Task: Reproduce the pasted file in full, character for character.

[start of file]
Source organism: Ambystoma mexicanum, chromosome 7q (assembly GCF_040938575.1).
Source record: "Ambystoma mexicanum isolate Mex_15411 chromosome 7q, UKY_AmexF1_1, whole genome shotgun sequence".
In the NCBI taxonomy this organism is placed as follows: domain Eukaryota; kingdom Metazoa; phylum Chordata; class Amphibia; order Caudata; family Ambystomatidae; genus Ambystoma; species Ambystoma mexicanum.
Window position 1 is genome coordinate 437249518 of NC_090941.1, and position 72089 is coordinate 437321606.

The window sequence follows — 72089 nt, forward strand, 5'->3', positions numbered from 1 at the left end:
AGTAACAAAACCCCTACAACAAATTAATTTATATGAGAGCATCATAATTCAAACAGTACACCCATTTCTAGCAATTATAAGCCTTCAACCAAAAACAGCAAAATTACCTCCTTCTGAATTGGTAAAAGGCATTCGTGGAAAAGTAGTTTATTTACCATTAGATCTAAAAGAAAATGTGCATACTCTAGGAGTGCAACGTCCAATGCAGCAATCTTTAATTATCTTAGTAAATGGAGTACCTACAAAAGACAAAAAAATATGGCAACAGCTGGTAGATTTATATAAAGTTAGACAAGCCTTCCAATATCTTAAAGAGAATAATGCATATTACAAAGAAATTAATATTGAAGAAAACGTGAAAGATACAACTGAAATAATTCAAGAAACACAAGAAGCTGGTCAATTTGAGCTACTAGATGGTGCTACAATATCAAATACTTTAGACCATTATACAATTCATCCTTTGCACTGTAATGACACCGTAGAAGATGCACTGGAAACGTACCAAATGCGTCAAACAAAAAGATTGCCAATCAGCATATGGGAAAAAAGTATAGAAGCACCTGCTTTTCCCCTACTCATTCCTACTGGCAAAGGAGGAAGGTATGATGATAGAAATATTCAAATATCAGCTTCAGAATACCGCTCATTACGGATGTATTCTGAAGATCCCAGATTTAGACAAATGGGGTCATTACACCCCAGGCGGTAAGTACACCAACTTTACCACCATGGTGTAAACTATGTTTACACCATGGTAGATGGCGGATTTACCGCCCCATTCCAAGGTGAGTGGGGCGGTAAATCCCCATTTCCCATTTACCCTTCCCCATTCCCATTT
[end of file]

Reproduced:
Source organism: Ambystoma mexicanum, chromosome 7q (assembly GCF_040938575.1).
Source record: "Ambystoma mexicanum isolate Mex_15411 chromosome 7q, UKY_AmexF1_1, whole genome shotgun sequence".
In the NCBI taxonomy this organism is placed as follows: domain Eukaryota; kingdom Metazoa; phylum Chordata; class Amphibia; order Caudata; family Ambystomatidae; genus Ambystoma; species Ambystoma mexicanum.
Window position 1 is genome coordinate 437249518 of NC_090941.1, and position 72089 is coordinate 437321606.

The window sequence follows — 72089 nt, forward strand, 5'->3', positions numbered from 1 at the left end:
AGTAACAAAACCCCTACAACAAATTAATTTATATGAGAGCATCATAATTCAAACAGTACACCCATTTCTAGCAATTATAAGCCTTCAACCAAAAACAGCAAAATTACCTCCTTCTGAATTGGTAAAAGGCATTCGTGGAAAAGTAGTTTATTTACCATTAGATCTAAAAGAAAATGTGCATACTCTAGGAGTGCAACGTCCAATGCAGCAATCTTTAATTATCTTAGTAAATGGAGTACCTACAAAAGACAAAAAAATATGGCAACAGCTGGTAGATTTATATAAAGTTAGACAAGCCTTCCAATATCTTAAAGAGAATAATGCATATTACAAAGAAATTAATATTGAAGAAAACGTGAAAGATACAACTGAAATAATTCAAGAAACACAAGAAGCTGGTCAATTTGAGCTACTAGATGGTGCTACAATATCAAATACTTTAGACCATTATACAATTCATCCTTTGCACTGTAATGACACCGTAGAAGATGCACTGGAAACGTACCAAATGCGTCAAACAAAAAGATTGCCAATCAGCATATGGGAAAAAAGTATAGAAGCACCTGCTTTTCCCCTACTCATTCCTACTGGCAAAGGAGGAAGGTATGATGATAGAAATATTCAAATATCAGCTTCAGAATACCGCTCATTACGGATGTATTCTGAAGATCCCAGATTTAGACAAATGGGGTCATTACACCCCAGGCGGTAAGTACACCAACTTTACCACCATGGTGTAAACTATGTTTACACCATGGTAGATGGCGGATTTACCGCCCCATTCCAAGGTGAGTGGGGCGGTAAATCCCCATTTCCCATTTACCCTTCCCCATTCCCATTT